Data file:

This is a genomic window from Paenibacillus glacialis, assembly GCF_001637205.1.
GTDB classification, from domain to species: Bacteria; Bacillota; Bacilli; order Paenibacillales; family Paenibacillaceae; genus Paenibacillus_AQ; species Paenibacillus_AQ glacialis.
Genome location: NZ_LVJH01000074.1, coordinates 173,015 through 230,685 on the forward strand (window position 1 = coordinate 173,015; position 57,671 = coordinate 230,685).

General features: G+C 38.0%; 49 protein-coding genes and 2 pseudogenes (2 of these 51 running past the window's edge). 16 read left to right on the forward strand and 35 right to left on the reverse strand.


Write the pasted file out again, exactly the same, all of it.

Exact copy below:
This is a genomic window from Paenibacillus glacialis, assembly GCF_001637205.1.
GTDB classification, from domain to species: Bacteria; Bacillota; Bacilli; order Paenibacillales; family Paenibacillaceae; genus Paenibacillus_AQ; species Paenibacillus_AQ glacialis.
Genome location: NZ_LVJH01000074.1, coordinates 173,015 through 230,685 on the forward strand (window position 1 = coordinate 173,015; position 57,671 = coordinate 230,685).

General features: G+C 38.0%; 49 protein-coding genes and 2 pseudogenes (2 of these 51 running past the window's edge). 16 read left to right on the forward strand and 35 right to left on the reverse strand.